Unemployment, at least according to the official jobs report released earlier this month, stands at 6.3 percent nationally — the lowest level in almost six years and far below the 10 percent or so at the height of the recession.
Unfortunately, that number is largely irrelevant. It ignores a growing segment of the population that is so discouraged it has stopped looking for work. True economic recovery must involve helping even these folks regain employment. Ignoring them doesn’t make anything better.
The unemployment rate is defined by those in the labor force who are actively seeking a job but are unable to find one. When people give up looking and decide to leave the workforce, they no longer count in unemployment statistics. In fact, their absence actually causes the visible jobless rate to fall, creating the illusion that more people are finding work.
They’re not. New jobs are indeed being created, but the alarming number of people who have given up the search create a drag on economic recovery, even as they represent wasted human capital.
When President Obama assumed office in January 2009, the labor participation rate (the percentage of people 16 and older with jobs) stood at 67.3 percent. It has been dropping steadily ever since and now stands at only 62.8 percent. That 4.5 percent difference accounts for more than 3 million people who don’t have a job and are not looking for one. And while Utah’s labor participation rate is much higher than the national average, the state trend of a shrinking workforce is almost identical to the national one.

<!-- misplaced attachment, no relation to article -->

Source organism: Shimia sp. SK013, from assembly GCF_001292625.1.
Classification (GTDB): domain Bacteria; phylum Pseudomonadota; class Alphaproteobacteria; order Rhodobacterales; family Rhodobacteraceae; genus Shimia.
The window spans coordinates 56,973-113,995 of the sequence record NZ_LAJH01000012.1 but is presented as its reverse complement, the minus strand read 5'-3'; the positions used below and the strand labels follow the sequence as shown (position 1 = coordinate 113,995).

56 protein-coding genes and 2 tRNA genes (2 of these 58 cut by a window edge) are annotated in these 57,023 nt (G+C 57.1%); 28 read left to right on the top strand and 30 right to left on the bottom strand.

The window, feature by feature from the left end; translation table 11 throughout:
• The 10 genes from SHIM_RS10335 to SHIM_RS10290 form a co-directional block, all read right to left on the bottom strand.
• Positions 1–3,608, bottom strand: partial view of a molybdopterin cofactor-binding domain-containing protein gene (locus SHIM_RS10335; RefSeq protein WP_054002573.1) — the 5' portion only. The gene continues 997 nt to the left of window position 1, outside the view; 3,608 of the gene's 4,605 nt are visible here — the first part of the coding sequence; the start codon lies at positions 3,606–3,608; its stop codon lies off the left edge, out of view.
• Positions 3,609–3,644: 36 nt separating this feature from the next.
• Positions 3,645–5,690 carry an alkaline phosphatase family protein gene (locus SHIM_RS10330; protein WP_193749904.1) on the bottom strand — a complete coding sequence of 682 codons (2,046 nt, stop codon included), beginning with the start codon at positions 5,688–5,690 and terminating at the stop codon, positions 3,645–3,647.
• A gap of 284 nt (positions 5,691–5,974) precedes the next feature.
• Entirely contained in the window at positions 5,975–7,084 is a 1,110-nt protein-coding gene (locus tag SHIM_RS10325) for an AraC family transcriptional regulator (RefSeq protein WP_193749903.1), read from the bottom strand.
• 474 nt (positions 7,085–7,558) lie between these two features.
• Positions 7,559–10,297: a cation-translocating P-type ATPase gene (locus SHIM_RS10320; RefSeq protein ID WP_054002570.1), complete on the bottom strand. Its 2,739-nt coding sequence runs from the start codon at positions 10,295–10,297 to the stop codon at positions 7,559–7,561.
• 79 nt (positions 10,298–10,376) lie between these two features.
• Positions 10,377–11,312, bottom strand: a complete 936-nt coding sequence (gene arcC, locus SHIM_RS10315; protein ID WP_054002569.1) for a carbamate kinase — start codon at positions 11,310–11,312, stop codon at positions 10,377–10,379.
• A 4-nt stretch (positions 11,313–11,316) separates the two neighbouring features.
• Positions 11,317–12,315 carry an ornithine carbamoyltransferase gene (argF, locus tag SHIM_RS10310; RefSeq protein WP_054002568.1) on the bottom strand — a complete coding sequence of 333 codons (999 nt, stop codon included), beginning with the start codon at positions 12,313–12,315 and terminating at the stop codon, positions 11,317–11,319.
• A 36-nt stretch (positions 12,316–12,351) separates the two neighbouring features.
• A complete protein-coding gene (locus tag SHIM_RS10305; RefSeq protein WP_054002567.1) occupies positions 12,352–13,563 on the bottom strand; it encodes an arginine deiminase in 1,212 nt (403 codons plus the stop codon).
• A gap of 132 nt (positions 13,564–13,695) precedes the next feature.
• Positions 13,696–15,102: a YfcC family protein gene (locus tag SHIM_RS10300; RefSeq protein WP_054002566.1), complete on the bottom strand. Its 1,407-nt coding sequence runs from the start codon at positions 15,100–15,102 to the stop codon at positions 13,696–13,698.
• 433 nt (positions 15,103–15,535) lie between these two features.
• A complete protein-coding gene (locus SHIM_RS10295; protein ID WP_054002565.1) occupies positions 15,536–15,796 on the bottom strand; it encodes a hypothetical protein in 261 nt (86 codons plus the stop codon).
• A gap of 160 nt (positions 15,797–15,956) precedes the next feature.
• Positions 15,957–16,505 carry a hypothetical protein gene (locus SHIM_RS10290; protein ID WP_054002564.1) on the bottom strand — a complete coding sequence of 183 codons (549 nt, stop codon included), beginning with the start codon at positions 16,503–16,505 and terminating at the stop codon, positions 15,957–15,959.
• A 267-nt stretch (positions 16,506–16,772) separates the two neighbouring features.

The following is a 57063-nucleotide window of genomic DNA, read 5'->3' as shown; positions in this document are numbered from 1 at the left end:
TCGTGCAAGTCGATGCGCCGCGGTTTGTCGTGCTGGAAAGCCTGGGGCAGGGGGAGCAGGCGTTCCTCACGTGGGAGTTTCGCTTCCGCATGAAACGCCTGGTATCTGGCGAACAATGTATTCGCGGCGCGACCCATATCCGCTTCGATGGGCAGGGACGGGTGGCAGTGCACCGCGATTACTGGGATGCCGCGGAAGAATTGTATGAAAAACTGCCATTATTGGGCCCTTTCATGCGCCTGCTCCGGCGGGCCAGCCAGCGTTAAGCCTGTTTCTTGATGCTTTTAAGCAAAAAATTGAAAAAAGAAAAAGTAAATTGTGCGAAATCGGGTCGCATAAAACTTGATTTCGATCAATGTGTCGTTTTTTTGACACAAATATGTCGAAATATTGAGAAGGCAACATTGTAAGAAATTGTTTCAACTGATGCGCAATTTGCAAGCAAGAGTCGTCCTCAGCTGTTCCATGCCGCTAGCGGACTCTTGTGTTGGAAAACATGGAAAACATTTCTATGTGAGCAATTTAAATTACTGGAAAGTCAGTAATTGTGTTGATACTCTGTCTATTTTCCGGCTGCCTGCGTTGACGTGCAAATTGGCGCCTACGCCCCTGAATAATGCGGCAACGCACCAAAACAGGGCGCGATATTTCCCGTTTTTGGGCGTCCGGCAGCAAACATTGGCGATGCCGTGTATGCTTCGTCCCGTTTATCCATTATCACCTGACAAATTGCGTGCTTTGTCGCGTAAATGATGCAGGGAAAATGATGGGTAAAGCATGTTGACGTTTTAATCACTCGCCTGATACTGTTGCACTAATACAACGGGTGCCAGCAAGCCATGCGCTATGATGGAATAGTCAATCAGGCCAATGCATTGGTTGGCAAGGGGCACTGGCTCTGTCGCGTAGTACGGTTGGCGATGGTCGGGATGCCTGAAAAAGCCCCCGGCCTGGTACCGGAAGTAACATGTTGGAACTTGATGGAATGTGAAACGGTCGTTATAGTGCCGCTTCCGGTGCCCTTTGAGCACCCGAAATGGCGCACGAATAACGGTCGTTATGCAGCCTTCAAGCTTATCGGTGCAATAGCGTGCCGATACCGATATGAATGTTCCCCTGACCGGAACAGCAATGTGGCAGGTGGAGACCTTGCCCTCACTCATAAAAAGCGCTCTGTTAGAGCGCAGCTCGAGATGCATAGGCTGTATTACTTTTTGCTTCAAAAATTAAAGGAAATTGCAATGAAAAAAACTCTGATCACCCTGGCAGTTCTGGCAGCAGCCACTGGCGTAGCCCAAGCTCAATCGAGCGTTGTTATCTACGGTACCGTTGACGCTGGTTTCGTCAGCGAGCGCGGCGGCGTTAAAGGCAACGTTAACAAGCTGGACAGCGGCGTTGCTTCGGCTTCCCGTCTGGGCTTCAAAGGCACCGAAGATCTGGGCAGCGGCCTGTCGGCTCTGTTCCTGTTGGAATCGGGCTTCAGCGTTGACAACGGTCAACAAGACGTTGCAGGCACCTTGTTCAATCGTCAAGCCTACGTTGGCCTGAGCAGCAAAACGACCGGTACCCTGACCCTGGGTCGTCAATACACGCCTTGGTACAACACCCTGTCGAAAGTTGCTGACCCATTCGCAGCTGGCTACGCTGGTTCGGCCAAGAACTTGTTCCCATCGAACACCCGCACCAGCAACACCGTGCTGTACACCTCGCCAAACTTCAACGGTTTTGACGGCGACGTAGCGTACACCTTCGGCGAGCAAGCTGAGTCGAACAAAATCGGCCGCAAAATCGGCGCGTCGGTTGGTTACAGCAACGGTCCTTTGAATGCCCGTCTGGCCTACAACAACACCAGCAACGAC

If the people who have given up looking for work since Obama took office were still counted, the unemployment rate would be 11.1 percent, according to a recent Washington Post blog. Add in those who have given up looking since the day George W. Bush was inaugurated, and the rate would be 13.1 percent.
Just because those people aren’t looking for work doesn’t mean they aren’t suffering, or that they wouldn’t welcome a chance for a job.
Not all of the shrinking labor force can be attributed to a bad economy. Demographic trends drive some of it. The population is aging and baby boomers are retiring. But age isn’t the only factor; some younger workers are leaving the workforce, too. Much of this is due to changes in a global economy that pays meager wages for low-skilled workers. When good jobs are scarce, public benefits become more attractive to those who can’t find jobs that pay them enough to live.
Deliberate effort, from public and private sources, is needed to fix this problem. Educational opportunities and mentoring programs could make it attractive for employers to hire people who have mistakenly decided they are unemployable. This might include tax incentives to businesses, as well as the use of unemployment insurance funds for training and workforce development.
While there is no quick fix, the first step in finding a solution to this problem is to recognize that it exists, even in Utah. Current methods for calculating unemployment encourage people to forget the long-term unemployed. They still matter, and their welfare matters to the economy at-large.